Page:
The 2016 Presidential Election

I hope that you found summer’s final unofficial weekend to be peaceful, joyful, and fulfilling. Faculty and staff had an energizing return to school last week, and we are all excited for the arrival of the children over the next several days.

The reason for this letter is to remind you if you haven’t noticed already, that we are in the midst of a Presidential election campaign.  In true constructivist fashion, every four years since 1992, the School for Children has seized the election as a “teachable moment,” and the entire Upper School (10/11s-13/14s) spends considerable time during the first two months of school engaging in a deep and rich election simulation.

Once again this year, each of the four Upper School grades will play an important role as our community grapples with the content, the issues, and the processes surrounding the 2016 election.  The 10/11s will serve as the Federal Election Commission and be charged with voter registration, counting votes, and announcing the results.  The 11/12s will be hard at work as the pollsters and aim to gauge where the Upper School electorate is leaning heading into Election Day.  The 12/13s will act as the two major political parties—the Democrats and the Republicans—while focusing on the substantive issues that distinguish their party platforms.  And the 13/14s will play the role of the media, covering the campaign and moderating the debate.

It’s important to note that our students will not be running as Donald Trump and Hillary Clinton, but rather as themselves.  Whereas the 12/13s will serve up the two major party candidates (and likely, in some cases, have to represent opinions and policies that deviate from their own beliefs), Upper School children in the other grades will have the opportunity to run as independents.  Both in class and during designated Upper School assemblies, students will have the opportunity to delve deeply into the issues, ask questions, and advance their knowledge and understanding of the many nuances of Presidential politics.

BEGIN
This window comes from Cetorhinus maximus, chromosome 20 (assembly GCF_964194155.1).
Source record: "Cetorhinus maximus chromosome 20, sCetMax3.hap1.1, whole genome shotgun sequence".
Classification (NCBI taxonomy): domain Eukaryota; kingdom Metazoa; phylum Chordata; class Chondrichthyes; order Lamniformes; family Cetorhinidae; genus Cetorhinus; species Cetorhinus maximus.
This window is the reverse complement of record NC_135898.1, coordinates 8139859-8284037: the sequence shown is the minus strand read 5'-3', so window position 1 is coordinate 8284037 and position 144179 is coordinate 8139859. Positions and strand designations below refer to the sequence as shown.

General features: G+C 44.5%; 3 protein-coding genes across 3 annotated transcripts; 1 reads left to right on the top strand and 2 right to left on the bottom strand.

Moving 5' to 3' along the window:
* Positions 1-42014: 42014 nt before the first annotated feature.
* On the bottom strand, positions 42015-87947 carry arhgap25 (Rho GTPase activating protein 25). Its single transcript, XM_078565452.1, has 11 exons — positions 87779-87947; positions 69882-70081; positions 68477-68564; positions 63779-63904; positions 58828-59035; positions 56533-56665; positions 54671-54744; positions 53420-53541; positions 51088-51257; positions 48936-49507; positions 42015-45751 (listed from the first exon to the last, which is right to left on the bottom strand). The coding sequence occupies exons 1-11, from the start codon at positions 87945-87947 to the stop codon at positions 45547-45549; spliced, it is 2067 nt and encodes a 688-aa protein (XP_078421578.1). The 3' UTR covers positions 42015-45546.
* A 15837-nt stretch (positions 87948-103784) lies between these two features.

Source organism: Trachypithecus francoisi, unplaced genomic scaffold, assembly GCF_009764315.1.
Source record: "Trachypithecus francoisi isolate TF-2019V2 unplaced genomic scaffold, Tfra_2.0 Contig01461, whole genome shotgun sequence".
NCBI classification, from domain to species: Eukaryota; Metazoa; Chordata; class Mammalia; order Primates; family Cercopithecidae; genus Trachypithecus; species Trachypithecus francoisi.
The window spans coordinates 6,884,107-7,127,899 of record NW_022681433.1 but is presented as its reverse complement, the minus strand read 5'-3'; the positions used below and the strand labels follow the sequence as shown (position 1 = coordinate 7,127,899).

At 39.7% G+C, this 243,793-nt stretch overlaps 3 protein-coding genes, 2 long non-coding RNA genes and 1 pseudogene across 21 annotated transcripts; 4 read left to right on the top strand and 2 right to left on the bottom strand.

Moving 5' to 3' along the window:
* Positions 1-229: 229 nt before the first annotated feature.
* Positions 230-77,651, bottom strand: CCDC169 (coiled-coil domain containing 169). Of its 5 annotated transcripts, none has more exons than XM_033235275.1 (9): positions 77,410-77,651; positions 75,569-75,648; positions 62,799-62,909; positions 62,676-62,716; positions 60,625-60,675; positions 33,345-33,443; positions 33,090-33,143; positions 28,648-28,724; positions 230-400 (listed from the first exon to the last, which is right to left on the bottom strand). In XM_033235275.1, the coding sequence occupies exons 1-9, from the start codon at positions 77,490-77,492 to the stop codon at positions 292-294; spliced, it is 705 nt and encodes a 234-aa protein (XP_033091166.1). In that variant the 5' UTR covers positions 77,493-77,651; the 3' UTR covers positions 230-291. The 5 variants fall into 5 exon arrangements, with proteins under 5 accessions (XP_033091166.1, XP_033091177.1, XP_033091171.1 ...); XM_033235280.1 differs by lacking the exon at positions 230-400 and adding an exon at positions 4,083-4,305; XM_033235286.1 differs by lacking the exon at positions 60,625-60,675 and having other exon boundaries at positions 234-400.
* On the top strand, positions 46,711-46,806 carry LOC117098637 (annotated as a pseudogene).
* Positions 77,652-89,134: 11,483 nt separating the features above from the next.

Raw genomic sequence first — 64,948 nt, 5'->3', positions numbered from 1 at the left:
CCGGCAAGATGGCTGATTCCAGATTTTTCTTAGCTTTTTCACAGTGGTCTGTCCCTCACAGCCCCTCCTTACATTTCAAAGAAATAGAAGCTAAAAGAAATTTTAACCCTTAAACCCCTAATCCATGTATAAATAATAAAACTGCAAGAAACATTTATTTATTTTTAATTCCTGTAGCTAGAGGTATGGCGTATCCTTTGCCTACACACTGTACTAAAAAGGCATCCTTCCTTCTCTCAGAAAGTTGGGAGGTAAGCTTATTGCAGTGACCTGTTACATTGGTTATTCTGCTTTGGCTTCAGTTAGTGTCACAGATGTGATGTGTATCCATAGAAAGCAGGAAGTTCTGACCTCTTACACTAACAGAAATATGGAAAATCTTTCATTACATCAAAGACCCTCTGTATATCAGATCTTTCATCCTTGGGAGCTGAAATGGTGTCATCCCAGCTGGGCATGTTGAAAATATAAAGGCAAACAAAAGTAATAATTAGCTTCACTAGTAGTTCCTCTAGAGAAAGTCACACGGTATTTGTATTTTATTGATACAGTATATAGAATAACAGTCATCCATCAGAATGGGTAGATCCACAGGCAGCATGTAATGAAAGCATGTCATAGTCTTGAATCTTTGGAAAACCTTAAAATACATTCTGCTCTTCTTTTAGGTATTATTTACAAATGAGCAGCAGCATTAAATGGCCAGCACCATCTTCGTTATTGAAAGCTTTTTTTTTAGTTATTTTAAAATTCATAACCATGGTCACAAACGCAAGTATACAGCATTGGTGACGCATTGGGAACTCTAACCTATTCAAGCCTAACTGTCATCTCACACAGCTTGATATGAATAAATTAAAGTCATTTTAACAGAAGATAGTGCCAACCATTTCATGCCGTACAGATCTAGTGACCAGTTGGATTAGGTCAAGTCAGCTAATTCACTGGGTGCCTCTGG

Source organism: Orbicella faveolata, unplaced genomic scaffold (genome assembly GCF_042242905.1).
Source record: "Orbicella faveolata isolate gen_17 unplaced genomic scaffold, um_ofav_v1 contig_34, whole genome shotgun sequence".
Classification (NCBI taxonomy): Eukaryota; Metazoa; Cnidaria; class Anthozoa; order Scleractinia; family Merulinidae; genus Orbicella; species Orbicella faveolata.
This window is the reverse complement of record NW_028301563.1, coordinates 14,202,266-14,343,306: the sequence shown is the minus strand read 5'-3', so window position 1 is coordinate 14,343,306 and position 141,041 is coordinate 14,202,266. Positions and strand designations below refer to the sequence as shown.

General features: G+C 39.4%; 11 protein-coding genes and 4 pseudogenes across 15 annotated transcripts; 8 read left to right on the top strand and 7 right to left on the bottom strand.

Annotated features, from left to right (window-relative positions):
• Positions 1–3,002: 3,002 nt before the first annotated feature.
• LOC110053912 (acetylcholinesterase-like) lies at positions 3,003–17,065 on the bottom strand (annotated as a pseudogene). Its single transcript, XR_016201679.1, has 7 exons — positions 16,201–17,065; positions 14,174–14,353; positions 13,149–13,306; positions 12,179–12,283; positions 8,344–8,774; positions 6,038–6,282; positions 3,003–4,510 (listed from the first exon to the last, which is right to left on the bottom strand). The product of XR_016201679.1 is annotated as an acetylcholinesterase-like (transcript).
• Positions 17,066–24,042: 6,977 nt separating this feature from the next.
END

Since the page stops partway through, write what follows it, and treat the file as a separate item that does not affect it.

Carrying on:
Why, if the simulation resides exclusively in the Upper School, am I sharing this letter with the entire Bank Street community?  Needless to say, this is no typical year.  According to a survey conducted of 2,000 teachers nationwide by Teaching Tolerance, a project of the Southern Poverty Law Center, “the campaign is: eliciting fear and anxiety among children of color, immigrants and Muslims; emboldening students to mimic the words and tone of the campaign; and disrupting opportunities to teach effectively about political campaigns and civic engagement” (http://www.tolerance.org/election2016).   

In light of the broader social and political climate surrounding this election, we know that the simulation will reach well beyond the Upper School.  As such, my hope is that we will stay true to what makes Bank Street such a proud, strong, and reflective community and agree to some basic principles that will guide our teaching, learning, grappling, and conversation over the next couple of months:

    1.    At Bank Street, we treat all people, even those whose opinions differ from our own, with decency and respect.

    2.    At Bank Street, we pride ourselves on acknowledging, understanding, and embracing diversity in all of its forms.  This includes ideological diversity.

    3.    At Bank Street, we teach children to use their minds well and to ground their political opinions in deep understanding of ideas, policies, and history.

    4.    At Bank Street, we refrain from personal attacks, and we stand up to name-calling, stereotypes, and slurs.

Earlier in my career, I had the good fortune of working closely with Ted and Nancy Sizer, two giants of progressive educators who, at the time, were touring their new book, The Students Are Watching: Schools and the Moral Contract.  The basic premise of the book is that as much as from the content of our curriculum, our children learn from how we, as adults in and out of schools, act and interact with one another.  Especially now, as the 2016 Presidential election literally and figuratively approaches primetime, I invite all of us—parents, colleagues, and community members—to summon our best selves in service of our children.  

–Jed Lippard, Dean of Children’s Programs